The Financial Conduct Authority confirmed in April 2013 that all legacy business on platforms will be required to move away from rebates by April 2016.
Under the ‘sunset clause’ advisers increasingly under pressure to switch clients over before time runs out.
Recent research by Investec published in October this year suggested that many IFAs will not be ready for the ‘sunset clause’ deadline.
Some 80 per cent of intermediaries believe that some advisers will struggle to fully complete the transition from commission to fee-based remuneration before the April 2016 deadline, according to the research.
Elsewhere, some platforms have been working on restricted advice propositions to meet adviser and client needs in a changing environment post the Retail Distribution Review.
Aviva is working on a project to roll out ‘focused advice’ services to its platform that advisers could use when working with clients that cannot afford full advice.
Equally, the pensions reforms have piled another layer of pressure onto the platform space.
Many platforms have cut their charges in the wake of the Budget announcement. In April this year, Aegon and Cofunds cut their platform charges.
In July this year, Aviva scrapped its drawdown charges following the Budget announcement. Old Mutual Wealth followed suit in October this year scrapping its drawdown fee and minimum investment charge.
With platforms existing in an ever-evolving environment, it seems fitting to ask advisers how they see the role of platforms changing and what the expectations on them are, as well as advisers’ own expectations.
How many platforms and how often to review them?
Most advisers use a host of platforms to choose from to meet their ideal needs and cater for their clients most efficiently.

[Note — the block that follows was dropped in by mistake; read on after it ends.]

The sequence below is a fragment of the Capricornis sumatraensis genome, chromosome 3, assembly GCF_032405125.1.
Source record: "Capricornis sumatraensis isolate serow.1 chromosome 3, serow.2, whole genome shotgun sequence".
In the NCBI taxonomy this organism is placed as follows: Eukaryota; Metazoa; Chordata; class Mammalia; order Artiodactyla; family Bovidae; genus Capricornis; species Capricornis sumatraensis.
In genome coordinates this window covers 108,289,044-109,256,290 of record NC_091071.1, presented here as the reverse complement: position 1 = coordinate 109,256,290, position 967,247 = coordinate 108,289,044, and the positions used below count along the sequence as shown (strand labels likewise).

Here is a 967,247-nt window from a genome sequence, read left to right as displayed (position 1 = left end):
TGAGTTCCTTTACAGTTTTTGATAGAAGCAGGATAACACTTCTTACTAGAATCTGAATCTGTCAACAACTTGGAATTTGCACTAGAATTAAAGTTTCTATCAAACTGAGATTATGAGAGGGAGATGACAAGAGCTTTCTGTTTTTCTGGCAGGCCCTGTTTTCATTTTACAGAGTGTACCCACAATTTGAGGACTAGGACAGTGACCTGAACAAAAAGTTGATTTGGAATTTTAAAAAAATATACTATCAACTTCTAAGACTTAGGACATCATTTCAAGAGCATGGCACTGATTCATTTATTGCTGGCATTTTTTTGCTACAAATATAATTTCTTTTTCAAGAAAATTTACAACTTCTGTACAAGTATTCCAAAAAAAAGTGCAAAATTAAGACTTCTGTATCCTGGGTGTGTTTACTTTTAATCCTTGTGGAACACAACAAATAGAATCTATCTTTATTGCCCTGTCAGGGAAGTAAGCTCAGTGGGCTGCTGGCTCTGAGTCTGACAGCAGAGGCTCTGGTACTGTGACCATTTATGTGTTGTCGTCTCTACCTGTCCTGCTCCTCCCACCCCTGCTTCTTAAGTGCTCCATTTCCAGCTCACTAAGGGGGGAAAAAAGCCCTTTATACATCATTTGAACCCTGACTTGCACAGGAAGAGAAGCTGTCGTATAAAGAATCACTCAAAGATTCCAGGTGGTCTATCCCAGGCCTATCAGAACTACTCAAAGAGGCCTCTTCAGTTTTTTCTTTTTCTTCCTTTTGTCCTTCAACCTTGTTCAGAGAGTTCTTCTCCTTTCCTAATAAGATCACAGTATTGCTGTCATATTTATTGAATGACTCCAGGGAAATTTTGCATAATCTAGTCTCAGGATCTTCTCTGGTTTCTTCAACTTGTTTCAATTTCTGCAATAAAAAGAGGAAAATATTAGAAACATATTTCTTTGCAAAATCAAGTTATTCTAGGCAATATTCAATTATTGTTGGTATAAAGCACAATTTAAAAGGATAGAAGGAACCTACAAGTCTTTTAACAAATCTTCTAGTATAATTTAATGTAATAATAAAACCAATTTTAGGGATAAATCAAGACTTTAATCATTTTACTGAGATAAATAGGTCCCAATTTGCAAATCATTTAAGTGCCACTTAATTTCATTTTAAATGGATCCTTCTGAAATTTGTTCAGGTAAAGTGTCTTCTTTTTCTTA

Daren O’Brien, director at Aurora Financial Solutions, said that the firm currently uses Fidelity FundsNetwork, Cofunds, Elevate, Zurich and Nucleus, with each having good points for different products.
He said that the firm annually reviews the platforms used and the CIP for the year at the same time, but this will be reviewed mid-year if platforms change pricing or issues are encountered.
Mr O’Brien said: “This gives us a guide initially on which ones to use for a particular client, but ultimately it depends on the client’s specific needs/products.”
Paul Lindfield, director of wealth management at Sedulo Wealth Management said that the firm currently uses three platforms: Standard Life, Zurich and Fidelity FundsNetwork.
Mr Lindfield said: “Although we are a relatively newly authorised firm of less than two years, I did have a client bank that had legacy business on platforms. We were keen to select a platform provider that best suited our clients and our needs in the post-RDR world rather than just inherit platforms through legacy.
“We selected Standard Life as our main platform provider due to financial strength, tax wrappers, funds, and functionality in addition to other aspects such as unbundled share classes available, and bulk share class conversions.